Her message is important for all of us to hear, don't you think?

And I hope you remember it today...that you are special, and that you are precious, and that you are loved in a way that's really totally immeasurable.

8 comments:

Monogram Queen said...

VERY important... out of the mouths of babes!
Sometimes they do "get it" and other times... well let's just say you can't make them get it - ever! I'm sure you always do a wonderful job though Cheryl!

Linda said...

I love this C. Great story, and a wonderful way to reach children. I love what they can come up with, especially when it is so important to them, as it seems it is with Scout.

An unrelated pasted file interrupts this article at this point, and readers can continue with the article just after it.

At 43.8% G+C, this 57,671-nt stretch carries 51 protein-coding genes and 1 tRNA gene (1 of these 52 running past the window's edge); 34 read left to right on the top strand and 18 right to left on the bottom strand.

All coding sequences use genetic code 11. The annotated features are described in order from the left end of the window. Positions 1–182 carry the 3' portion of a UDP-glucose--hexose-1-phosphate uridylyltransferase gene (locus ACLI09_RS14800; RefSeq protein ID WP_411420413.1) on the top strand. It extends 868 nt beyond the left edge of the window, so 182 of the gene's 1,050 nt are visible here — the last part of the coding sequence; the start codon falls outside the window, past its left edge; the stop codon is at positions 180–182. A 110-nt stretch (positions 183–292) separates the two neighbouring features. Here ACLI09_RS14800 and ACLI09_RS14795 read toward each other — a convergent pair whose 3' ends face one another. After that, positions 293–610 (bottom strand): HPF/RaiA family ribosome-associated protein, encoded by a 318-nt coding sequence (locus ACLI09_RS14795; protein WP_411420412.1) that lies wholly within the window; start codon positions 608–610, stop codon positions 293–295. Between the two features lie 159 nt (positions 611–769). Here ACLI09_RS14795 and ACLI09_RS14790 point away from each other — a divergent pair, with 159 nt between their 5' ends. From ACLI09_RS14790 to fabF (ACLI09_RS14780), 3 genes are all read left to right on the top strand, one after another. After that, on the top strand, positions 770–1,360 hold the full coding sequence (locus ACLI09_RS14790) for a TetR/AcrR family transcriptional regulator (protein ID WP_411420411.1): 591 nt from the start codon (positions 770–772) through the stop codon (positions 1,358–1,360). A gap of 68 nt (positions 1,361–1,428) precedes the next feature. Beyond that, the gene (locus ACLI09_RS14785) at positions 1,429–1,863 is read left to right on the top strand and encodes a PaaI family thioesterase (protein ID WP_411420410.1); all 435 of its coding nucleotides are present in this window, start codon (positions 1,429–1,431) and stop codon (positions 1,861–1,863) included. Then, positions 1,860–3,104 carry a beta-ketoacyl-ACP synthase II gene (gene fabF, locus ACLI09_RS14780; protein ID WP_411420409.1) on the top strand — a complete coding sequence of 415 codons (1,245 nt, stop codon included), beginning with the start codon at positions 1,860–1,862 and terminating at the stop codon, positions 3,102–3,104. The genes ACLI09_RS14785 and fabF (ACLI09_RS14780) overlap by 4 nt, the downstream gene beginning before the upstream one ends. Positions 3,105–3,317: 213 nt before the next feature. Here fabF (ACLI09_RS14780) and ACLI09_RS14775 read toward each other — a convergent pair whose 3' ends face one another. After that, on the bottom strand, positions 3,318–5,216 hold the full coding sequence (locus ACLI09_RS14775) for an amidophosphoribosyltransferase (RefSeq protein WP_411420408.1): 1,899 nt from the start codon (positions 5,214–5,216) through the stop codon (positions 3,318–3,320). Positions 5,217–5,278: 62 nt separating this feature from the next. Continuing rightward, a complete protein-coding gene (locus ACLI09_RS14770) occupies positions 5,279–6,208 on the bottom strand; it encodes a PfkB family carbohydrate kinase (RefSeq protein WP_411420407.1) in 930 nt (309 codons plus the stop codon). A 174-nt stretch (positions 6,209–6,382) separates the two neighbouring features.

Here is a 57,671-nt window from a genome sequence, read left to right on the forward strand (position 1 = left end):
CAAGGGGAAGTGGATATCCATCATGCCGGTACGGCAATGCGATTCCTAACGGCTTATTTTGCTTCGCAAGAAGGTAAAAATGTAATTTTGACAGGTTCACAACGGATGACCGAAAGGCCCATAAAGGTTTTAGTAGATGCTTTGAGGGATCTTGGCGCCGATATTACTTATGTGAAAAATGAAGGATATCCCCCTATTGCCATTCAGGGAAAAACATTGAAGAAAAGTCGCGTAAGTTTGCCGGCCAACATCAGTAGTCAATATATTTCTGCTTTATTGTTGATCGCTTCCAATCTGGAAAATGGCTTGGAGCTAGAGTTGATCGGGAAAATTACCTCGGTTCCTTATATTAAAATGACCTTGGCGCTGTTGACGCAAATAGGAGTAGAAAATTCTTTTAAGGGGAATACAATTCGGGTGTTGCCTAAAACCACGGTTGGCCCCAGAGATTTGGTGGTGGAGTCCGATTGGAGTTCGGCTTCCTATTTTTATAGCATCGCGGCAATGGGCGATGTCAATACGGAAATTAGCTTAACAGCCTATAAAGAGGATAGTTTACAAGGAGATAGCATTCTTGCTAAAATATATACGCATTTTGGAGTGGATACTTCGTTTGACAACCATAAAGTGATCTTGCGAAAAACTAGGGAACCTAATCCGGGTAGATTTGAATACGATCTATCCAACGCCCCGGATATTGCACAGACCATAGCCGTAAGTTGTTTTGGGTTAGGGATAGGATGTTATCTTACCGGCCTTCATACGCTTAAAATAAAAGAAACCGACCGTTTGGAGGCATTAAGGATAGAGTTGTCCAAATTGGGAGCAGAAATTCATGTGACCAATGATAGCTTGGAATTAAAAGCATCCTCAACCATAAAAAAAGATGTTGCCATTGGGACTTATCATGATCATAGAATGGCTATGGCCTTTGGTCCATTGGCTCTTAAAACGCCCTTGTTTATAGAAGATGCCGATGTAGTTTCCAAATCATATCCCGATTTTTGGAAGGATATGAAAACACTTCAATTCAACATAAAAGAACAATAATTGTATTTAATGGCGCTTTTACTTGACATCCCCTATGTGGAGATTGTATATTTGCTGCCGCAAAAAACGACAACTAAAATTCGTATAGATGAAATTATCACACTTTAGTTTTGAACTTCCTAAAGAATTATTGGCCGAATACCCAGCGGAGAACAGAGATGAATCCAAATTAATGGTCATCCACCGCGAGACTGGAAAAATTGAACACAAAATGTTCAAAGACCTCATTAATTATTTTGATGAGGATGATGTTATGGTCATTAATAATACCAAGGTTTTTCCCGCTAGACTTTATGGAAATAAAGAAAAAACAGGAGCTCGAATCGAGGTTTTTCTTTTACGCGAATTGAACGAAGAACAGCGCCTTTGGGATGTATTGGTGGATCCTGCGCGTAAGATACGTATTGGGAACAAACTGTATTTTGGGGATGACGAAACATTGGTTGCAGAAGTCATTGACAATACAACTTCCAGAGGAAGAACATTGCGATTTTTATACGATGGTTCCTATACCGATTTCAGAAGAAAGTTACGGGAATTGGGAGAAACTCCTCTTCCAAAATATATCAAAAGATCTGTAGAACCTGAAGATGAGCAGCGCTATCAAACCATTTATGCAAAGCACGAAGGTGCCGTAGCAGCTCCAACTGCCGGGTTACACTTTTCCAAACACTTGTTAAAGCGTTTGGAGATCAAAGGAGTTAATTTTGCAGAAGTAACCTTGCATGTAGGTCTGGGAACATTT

Have a beautiful day friend.

Adrienne said...

Awwwwwwwww I love this!!!!

Jeff said...

That is a great story! Great lesson from you and a great assist from Sydney.

Gave me a good smile during lunch. Thanks for that.

Cheryl Wray said...

Queen--The kids are definitely a challenge, but sometimes it's just amazing what comes out of them!!

Linda--Of course, I think Scout is just brilliantly insightful. :-) You have a wonderful day too!

Adrienne-- :-)

Jeff--Glad it brightened up your lunch break!

Gretchen said...

Cheryl, thank you for repeating your children's minute so that I didn't have to walk all the way to the front of the church and sit on my bottom in criss-cross style. That always hurts my knees and hips. But I needed this children's moment. Oh, yes I did. xxxooo

Gin said...

Great thoughts Cheryl. I just love to come here and get inspired.

Thank you.

Dettao said...

What a wonderful lesson